So, for those of you who are tattooing for whatever reason, you are in good company. Nearly half of the United States population of consenting age has at least one or more tattoos. It's not for me but for those of you who love it, more power to you. I would love to hear your thoughts in the comment section of this blog or on Twitter @thinkcritical01 or @readingcircle01.

I invite you to join me live each Saturday from 6-9 a.m. Eastern time as I webstream around the world on and broadcast on FM radio in northern New Jersey and New York City on WP88.7 FM. 

Friday, June 29, 2018

Why Do We Only "Rest in Peace (R.I.P.)?"

LinkedIn post by Terrell Fure' - Sony Music Songwriter/Artist

The other day I was perusing my social media sites as I do on a daily basis and came across the question in the photo displayed to your left in a LinkedIn post by Sony Music Songwriter/Artist Terrell Fure'. The question leaped off of the screen at me because I've asked this same question for years and was glad to see that I do not think about this by myself. 

Seriously, think about what the question is asking. It's amazing how our final wish for the deceased is for him/her to rest in peace. In many instances, the deceased did anything but live in peace and yet we are wishing for him/her to rest in peace. Now, I'm not wishing anything bad on anyone who is deceased or alive for that matter, but the post does beg the right question. What is it that is stopping us from living in peace?

I write this in the wake of yet another deadly shooting; this time it was five killed and others wounded in a shooting at a Maryland newspaper, The Capital Gazette. As of this writing, there have been 154 mass shootings in the US so far in 2018.  So why is it that we can't seem to live in peace? Is it that hard to love our neighbors as ourselves or could that be the problem, too many of us don't love ourselves. We hate ourselves so much that it does not phase us to spew that same hatred onto others who have absolutely nothing to do with us. Most of the victims who are killed in these mass attacks have never met the shooter or attacker. The victims are in most cases innocent bystanders who happened to be in the wrong place at the wrong time.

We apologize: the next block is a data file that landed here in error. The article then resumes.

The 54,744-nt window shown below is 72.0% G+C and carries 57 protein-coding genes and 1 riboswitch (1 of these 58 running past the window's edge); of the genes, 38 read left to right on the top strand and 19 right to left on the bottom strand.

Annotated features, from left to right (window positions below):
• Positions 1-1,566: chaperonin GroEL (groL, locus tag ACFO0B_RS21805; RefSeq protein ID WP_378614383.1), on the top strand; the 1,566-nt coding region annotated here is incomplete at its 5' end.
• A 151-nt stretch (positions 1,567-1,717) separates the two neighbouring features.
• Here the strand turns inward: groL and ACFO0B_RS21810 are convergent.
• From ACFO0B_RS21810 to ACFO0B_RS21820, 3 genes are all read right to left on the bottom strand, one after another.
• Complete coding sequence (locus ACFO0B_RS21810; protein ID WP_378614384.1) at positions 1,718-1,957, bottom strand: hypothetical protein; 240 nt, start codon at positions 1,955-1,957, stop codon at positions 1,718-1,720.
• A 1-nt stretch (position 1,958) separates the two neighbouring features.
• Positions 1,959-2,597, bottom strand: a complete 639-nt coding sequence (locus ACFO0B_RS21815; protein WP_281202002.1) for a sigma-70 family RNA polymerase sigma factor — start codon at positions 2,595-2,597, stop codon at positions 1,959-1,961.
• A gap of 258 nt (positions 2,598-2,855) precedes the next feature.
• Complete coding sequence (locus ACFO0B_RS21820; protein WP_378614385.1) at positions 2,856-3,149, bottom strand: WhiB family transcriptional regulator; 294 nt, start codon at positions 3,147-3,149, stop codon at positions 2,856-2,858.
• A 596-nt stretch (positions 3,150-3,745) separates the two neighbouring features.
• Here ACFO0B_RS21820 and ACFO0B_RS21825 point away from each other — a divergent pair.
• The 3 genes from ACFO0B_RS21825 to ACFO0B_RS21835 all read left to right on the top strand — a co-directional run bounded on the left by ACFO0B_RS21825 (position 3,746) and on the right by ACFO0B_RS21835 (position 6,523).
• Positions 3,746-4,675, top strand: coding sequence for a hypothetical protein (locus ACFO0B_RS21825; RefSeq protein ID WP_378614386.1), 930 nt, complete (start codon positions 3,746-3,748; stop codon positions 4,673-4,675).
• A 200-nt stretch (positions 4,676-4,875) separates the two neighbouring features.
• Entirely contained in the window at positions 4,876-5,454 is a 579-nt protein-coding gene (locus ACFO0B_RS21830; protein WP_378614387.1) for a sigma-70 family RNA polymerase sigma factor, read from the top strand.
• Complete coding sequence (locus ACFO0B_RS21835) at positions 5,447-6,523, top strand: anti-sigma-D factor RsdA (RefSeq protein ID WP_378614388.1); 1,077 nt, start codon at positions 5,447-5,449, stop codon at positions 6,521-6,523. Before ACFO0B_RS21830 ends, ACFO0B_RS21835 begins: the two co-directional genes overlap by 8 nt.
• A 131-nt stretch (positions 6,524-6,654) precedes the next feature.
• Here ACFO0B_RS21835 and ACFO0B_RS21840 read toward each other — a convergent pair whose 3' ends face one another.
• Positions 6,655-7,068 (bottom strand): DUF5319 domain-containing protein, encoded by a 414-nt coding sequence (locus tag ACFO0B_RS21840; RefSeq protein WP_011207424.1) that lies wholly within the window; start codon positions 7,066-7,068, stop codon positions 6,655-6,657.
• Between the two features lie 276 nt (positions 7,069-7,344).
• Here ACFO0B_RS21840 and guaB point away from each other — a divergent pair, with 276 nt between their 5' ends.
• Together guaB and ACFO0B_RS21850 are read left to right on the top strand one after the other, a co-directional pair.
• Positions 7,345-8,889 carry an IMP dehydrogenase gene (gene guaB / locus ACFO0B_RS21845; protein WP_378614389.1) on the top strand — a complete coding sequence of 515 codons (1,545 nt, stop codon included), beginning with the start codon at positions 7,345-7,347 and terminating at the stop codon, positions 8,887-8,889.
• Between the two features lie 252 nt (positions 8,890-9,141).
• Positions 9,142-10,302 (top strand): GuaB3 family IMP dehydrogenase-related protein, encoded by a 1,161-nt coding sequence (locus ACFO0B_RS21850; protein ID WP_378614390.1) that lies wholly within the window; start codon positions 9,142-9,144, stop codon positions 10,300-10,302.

For many, it seems that they are just not happy unless chaos is going on(our President notwithstanding). They are not happy unless we are living in discord. I don't get it. Ironically, I'll bet all of those who sow disharmony at one point in their lives have wished for a loved one to "Rest in Peace."

There is a verse in the Bible that says "Blessed are the peacemakers, for they will be called children of God.Maybe that's it! Maybe there are a significant number of people who don't want to be called "children of God."  There has to be a reason for us not being able to live in peace. Our families, communities, states, and countries would work so much better if we all indeed found a way to live in peace. Why wait until we are in our final resting places to have peace?

Maybe some of you readers out there can help me and Mr. Fure' out. If you think you have the answer, please leave a comment in the comment section of this blog. I also invite you to hear me live each Saturday from 6-9 a.m. ET as I web stream around the world on and locally in northern NJ on FM radio WP88.7 FM. I also invite you to follow me on Twitter @thinkcritical01 and @readingcircle01.  Let's all make every effort we can to live in peace!

Monday, June 18, 2018

Holidays Provide Wonderful Opportunities for Reflection, Reverance and Rememberance

I write this post a day after Father's Day, a day set aside to celebrate fathers and fatherhood.  provides an excellent historical synopsis of how this particular holiday began and I urge you to visit the hyperlink reference above to learn more. You'll learn information such as the fact that there are more than 70 million fathers in the United States (Bet ya didn't know that). 

The prompting of this post stemmed from my Father's Day 2018 experiences which began at a Father's Day breakfast at my church. The day proceeded with my daughter sitting with me during our church service, my visiting my own father's gravesite, being taken to dinner by my wife and ending with my daughter taking me out and treating me to an ice cream dessert. Father's Day 2018 ranked right up there on the top of the list as one of my best celebrated Father's Days in several years.

As I stood beside my father's gravesite, I found it hard to believe that 33 years have gone by since his sudden passing one week prior to his 49th birthday in 1985. Fond reflections of my childhood days with my father ran through my mind as if I were watching scenes from a movie. As I brushed some dried blades of grass off of his headstone, I could hear his voice, his laugh and even see some of his facial expressions. As I stood there, I reflected on my own experiences of being a father and it dawned on me why we pause to celebrate and commemorate on days such as Father's Day.